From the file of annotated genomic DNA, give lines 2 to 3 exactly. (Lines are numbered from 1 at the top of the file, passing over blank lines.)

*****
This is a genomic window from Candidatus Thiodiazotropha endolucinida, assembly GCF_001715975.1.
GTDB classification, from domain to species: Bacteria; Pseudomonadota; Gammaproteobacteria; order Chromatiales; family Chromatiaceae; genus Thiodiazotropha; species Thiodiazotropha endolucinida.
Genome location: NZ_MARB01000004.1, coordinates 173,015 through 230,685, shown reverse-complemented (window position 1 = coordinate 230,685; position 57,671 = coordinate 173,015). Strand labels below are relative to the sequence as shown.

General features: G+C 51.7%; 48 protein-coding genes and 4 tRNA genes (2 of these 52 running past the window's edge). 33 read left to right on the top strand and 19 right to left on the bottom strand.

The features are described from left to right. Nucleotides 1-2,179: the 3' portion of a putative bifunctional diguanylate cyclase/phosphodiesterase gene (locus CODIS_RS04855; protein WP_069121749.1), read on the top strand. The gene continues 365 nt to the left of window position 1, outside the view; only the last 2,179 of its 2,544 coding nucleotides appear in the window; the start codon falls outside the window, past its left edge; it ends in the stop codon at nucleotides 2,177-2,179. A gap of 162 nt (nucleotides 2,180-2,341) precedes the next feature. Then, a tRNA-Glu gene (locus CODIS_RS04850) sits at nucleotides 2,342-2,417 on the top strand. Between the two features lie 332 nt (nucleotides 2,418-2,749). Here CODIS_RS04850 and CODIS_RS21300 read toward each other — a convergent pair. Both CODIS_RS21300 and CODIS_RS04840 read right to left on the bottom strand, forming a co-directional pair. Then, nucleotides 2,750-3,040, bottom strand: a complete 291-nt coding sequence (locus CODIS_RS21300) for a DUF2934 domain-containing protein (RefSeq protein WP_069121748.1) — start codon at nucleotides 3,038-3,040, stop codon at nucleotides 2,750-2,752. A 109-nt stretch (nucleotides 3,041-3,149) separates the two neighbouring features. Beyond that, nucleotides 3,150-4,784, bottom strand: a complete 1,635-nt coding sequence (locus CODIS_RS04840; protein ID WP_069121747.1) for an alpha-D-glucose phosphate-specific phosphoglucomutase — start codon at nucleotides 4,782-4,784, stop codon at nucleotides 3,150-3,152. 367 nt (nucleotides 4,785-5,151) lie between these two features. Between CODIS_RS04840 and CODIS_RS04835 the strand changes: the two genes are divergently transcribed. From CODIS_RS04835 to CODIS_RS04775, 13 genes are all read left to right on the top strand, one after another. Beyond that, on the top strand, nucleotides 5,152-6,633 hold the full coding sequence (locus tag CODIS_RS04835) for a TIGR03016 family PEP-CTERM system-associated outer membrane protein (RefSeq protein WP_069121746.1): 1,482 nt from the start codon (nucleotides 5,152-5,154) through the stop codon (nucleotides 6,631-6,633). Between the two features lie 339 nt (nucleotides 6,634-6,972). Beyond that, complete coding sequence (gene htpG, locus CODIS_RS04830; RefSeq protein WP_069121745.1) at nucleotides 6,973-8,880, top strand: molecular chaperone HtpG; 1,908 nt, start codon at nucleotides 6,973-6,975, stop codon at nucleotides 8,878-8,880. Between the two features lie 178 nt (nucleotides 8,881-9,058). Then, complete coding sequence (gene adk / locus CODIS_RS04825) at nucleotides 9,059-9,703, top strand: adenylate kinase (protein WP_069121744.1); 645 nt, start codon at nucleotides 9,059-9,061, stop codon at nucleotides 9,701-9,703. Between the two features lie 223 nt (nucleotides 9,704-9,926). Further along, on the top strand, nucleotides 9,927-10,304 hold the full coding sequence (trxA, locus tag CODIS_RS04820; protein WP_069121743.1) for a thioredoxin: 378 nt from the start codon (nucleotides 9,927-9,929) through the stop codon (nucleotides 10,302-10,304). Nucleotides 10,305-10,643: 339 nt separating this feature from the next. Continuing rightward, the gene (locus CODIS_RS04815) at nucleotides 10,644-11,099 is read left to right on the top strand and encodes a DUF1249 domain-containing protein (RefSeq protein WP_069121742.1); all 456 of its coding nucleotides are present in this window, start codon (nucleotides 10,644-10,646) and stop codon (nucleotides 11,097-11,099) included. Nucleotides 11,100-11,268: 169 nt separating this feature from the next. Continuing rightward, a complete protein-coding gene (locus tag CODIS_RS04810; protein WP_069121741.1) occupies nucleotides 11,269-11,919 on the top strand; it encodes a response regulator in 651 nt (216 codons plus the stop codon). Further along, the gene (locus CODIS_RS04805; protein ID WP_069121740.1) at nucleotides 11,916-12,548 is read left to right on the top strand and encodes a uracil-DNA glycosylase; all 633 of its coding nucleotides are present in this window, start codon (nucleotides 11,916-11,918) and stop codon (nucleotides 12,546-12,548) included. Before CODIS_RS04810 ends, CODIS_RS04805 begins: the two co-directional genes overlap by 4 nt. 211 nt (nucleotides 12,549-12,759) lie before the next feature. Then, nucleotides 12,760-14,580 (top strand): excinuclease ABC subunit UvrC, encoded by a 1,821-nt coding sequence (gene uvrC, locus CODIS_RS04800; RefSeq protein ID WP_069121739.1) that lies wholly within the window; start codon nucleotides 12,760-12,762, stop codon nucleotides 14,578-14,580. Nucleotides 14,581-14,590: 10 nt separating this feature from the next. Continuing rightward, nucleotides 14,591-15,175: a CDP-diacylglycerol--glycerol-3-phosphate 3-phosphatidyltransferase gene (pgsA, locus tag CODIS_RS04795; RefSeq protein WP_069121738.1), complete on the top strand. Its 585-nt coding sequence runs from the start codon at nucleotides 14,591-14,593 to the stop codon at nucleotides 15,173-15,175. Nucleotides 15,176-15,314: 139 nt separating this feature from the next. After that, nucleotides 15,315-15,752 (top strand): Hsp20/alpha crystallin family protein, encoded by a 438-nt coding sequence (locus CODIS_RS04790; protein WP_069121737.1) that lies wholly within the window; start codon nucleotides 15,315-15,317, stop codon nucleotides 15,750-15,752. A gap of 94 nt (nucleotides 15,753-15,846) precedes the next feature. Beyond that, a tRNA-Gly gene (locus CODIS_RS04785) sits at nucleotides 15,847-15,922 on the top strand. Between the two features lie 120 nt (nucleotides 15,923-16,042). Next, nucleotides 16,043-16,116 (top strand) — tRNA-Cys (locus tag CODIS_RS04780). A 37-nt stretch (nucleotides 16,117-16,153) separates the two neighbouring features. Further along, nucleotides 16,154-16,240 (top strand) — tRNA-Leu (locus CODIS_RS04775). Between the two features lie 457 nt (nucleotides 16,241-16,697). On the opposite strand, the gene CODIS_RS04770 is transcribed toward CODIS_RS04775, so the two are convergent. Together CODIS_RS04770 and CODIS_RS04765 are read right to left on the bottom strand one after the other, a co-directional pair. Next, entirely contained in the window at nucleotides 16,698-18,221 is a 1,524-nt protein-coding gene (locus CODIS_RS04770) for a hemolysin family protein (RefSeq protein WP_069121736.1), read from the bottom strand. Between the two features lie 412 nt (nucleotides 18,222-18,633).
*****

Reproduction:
GTDB classification, from domain to species: Bacteria; Pseudomonadota; Gammaproteobacteria; order Chromatiales; family Chromatiaceae; genus Thiodiazotropha; species Thiodiazotropha endolucinida.
Genome location: NZ_MARB01000004.1, coordinates 173,015 through 230,685, shown reverse-complemented (window position 1 = coordinate 230,685; position 57,671 = coordinate 173,015). Strand labels below are relative to the sequence as shown.